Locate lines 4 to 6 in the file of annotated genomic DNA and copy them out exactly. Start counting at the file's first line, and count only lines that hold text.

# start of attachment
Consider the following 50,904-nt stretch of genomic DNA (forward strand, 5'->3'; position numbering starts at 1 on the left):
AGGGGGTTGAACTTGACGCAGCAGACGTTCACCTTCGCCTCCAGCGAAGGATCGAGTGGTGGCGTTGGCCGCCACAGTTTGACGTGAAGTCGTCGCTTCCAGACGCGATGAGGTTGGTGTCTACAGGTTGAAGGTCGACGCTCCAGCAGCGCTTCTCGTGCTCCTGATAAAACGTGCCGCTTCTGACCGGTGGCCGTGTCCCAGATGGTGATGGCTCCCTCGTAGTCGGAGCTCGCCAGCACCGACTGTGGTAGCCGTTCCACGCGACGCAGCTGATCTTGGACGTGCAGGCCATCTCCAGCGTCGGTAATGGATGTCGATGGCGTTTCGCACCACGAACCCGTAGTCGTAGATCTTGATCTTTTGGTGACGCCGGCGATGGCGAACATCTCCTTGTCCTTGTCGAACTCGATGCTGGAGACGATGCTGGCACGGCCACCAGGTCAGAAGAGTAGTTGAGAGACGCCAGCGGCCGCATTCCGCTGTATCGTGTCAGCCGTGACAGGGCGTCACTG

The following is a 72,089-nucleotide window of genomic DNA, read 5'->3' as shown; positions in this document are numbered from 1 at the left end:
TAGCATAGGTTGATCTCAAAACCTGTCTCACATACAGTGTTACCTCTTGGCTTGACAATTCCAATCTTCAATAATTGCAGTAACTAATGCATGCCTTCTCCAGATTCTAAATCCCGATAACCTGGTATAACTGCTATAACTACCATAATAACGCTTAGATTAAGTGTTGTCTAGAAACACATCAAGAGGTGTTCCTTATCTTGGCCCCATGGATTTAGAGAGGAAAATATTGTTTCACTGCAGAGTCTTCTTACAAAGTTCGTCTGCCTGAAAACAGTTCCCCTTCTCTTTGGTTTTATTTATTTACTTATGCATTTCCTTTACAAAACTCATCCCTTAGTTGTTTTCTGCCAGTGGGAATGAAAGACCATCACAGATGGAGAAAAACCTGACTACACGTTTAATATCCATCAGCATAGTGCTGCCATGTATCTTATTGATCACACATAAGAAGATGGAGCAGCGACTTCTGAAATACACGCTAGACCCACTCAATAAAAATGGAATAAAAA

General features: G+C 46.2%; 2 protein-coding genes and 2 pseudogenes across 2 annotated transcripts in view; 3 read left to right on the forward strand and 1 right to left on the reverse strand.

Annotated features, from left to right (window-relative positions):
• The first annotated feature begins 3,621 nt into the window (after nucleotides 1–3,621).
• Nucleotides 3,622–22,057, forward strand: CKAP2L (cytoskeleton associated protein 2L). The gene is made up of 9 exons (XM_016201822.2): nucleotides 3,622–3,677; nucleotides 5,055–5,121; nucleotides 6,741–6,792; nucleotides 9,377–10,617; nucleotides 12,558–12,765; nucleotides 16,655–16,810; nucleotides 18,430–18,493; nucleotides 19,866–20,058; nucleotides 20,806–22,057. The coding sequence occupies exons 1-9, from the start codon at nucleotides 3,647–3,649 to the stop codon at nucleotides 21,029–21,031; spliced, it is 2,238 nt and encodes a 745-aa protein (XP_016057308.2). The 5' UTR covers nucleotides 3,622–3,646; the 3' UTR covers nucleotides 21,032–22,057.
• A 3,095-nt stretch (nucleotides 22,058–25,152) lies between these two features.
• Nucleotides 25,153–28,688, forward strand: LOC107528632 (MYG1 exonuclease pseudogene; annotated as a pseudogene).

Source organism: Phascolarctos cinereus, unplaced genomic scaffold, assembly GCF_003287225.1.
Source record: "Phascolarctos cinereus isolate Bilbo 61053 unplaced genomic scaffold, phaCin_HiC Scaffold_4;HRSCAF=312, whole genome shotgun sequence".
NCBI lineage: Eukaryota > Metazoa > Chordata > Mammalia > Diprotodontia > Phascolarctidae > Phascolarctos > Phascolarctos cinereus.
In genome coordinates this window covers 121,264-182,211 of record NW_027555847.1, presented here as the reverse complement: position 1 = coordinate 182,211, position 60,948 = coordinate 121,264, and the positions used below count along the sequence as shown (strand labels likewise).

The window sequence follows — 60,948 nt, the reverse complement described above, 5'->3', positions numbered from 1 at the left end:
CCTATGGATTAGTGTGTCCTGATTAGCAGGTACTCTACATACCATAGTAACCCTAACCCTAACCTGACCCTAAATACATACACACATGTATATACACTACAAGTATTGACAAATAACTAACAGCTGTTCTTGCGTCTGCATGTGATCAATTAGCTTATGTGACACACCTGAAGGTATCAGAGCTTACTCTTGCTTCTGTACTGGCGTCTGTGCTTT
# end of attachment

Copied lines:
TAGCATAGGTTGATCTCAAAACCTGTCTCACATACAGTGTTACCTCTTGGCTTGACAATTCCAATCTTCAATAATTGCAGTAACTAATGCATGCCTTCTCCAGATTCTAAATCCCGATAACCTGGTATAACTGCTATAACTACCATAATAACGCTTAGATTAAGTGTTGTCTAGAAACACATCAAGAGGTGTTCCTTATCTTGGCCCCATGGATTTAGAGAGGAAAATATTGTTTCACTGCAGAGTCTTCTTACAAAGTTCGTCTGCCTGAAAACAGTTCCCCTTCTCTTTGGTTTTATTTATTTACTTATGCATTTCCTTTACAAAACTCATCCCTTAGTTGTTTTCTGCCAGTGGGAATGAAAGACCATCACAGATGGAGAAAAACCTGACTACACGTTTAATATCCATCAGCATAGTGCTGCCATGTATCTTATTGATCACACATAAGAAGATGGAGCAGCGACTTCTGAAATACACGCTAGACCCACTCAATAAAAATGGAATAAAAA

General features: G+C 46.2%; 2 protein-coding genes and 2 pseudogenes across 2 annotated transcripts in view; 3 read left to right on the forward strand and 1 right to left on the reverse strand.

Annotated features, from left to right (window-relative positions):